College Hunks Hauling Junk Founder On Scaling The Company

What are the challenges and benefits to being a franchisee CEO?

Franchising is a unique business model where the various parties are very interdependent on one another. The franchisor relies on the franchisee success and vice versa. What we try to really emphasize is the fact that we have one thing in common and that is the brand, the brand equity, the brand integrity, and the brand reputation. So, when we bring a franchisee into our system and when we are growing our business with independent business owners, we emphasize how important it is and how everybody has the lofty responsibility to uphold that brand equity and integrity. And we have some legal measures in place to make sure we can protect it. These are compliance measures and brand protection measures that protect us in case a franchisee doesn’t uphold the brand standards. We make sure everything we do from a compliance standpoint is really in the best interest of everybody’s investment in the business and the brand of College Hunks Hauling Junk and Moving.

With that mindset, we’re able to create an aligned vision of all the parties and stakeholders. As long as our vision is aligned and we’re trying to grow this brand to the best that it can be…while we may have some disputes or disagreements on various technical or strategic elements…at the end of the day, we’re still rolling in the same direction. And I think that’s a critical element of a franchising business. Everyone keeps that big picture in mind, nobody gets overly self-centered about their own business in their own market and neglecting the bigger picture of what we’ve invested in this common enterprise. So that that’s been our approach and it’s worked.

You started this company from out of college and now you’ve got 2000 employees. What has been the education process been like for you as CEO?

Once I became an entrepreneur, and by the way, I didn’t really even know what that word meant until we had started our business and people would say, “Oh you’re an entrepreneur, you started a business,”… from then on, I became sort of a student of entrepreneurship. I became a very avid reader of books. I would go to entrepreneurship conferences, I would talk to successful business owners who have been there and tried to apply the things that I was learning to my actual living, breathing business. At times, I’ve tried to force it too much. I’ll go away to a different conference and I’d come back and my employees would think I was crazy cause I would give them a list of like a hundred things that we needed to start doing that we weren’t doing yet.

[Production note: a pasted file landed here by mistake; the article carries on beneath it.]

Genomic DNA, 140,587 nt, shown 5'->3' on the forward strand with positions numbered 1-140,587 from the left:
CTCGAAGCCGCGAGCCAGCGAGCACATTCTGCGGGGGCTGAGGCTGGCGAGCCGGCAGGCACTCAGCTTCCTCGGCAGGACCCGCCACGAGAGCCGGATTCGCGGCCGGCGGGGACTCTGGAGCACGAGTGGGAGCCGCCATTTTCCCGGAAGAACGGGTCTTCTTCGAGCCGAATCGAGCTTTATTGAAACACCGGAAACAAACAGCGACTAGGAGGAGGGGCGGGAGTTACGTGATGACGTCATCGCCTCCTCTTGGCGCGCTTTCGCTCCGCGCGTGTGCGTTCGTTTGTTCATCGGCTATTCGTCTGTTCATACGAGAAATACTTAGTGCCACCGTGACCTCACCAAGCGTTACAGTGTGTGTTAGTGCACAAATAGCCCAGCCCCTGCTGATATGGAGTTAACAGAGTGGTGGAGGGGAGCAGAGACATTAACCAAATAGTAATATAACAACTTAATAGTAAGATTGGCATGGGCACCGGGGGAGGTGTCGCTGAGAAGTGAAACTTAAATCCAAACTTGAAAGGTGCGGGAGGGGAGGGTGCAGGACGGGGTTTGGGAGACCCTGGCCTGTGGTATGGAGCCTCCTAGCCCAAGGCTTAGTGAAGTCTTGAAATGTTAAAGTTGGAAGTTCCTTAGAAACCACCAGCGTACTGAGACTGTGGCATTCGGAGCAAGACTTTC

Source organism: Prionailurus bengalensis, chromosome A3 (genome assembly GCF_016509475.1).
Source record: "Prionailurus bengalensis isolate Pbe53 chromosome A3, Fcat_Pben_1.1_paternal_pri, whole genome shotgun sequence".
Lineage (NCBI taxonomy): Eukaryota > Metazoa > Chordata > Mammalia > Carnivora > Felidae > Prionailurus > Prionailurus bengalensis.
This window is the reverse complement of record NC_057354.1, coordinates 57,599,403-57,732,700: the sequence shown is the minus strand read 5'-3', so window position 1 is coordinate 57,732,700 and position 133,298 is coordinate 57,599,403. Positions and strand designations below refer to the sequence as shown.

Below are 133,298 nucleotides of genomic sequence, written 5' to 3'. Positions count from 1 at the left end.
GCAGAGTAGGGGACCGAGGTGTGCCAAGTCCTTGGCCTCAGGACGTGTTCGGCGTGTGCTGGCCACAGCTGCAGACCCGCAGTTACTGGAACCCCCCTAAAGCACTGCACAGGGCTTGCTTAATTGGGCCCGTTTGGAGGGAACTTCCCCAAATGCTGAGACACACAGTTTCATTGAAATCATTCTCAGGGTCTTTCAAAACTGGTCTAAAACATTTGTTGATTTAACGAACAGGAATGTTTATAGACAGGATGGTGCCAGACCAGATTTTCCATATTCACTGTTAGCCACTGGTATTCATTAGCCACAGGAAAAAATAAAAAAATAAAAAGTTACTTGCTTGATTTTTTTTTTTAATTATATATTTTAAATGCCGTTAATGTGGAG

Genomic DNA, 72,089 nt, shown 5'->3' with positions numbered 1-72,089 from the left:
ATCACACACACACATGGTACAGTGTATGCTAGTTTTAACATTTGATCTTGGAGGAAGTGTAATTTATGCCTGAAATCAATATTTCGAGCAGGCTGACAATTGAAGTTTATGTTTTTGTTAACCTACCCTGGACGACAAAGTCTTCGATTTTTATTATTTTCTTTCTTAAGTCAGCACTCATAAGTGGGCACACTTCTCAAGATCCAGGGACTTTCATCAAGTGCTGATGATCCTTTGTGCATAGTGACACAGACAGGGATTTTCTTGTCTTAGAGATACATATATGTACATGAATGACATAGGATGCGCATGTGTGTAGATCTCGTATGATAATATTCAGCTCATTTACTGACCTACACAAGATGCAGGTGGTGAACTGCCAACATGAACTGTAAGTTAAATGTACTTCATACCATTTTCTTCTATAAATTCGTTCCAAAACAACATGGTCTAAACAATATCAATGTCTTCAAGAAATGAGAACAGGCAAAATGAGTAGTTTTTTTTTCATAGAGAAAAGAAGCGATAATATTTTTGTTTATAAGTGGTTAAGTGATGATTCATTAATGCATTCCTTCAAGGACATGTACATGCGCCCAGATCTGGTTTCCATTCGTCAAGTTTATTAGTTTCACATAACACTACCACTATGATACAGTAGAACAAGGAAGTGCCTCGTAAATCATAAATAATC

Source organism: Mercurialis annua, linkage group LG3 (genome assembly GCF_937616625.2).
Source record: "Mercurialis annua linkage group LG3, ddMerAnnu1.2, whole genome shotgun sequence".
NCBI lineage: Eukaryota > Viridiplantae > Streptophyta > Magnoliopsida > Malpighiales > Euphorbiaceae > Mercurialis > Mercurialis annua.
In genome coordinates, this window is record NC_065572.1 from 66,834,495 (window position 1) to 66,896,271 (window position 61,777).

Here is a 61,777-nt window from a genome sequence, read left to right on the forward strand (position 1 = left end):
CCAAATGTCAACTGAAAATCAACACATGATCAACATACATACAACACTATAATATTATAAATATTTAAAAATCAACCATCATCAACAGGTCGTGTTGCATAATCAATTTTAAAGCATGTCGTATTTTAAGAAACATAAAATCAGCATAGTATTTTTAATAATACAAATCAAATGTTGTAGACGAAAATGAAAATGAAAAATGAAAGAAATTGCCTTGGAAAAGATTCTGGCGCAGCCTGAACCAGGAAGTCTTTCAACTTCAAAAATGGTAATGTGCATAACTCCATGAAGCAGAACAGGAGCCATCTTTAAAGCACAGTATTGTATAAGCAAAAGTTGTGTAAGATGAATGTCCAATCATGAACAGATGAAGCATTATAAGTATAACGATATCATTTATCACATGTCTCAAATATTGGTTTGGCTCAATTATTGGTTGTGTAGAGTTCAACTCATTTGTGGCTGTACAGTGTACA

Joining the International Franchise Association was very helpful to us. I joined a group called the Entrepreneurs Organizations, and that was nice cause I was surrounded by other entrepreneurs that were doing high-growth things. I’m now part of a group called the Young Presidents Organization, which is very similar. It has a group of my peers, business leaders that are trying to raise the bar in their own respective organizations. The passion I had for being a business owner and the opportunities and resources that were out there to learn and being able to apply those learnings to our business…was invaluable to the trajectory of the business as well.

Building leaders is one of our company core values, so we want to encourage everybody in all organizations down to the front line, those who are hauling or answering our phones. They’re not just here just to do that. They are here to learn and grow, get better, and improve themselves and in whatever capacity that may be.

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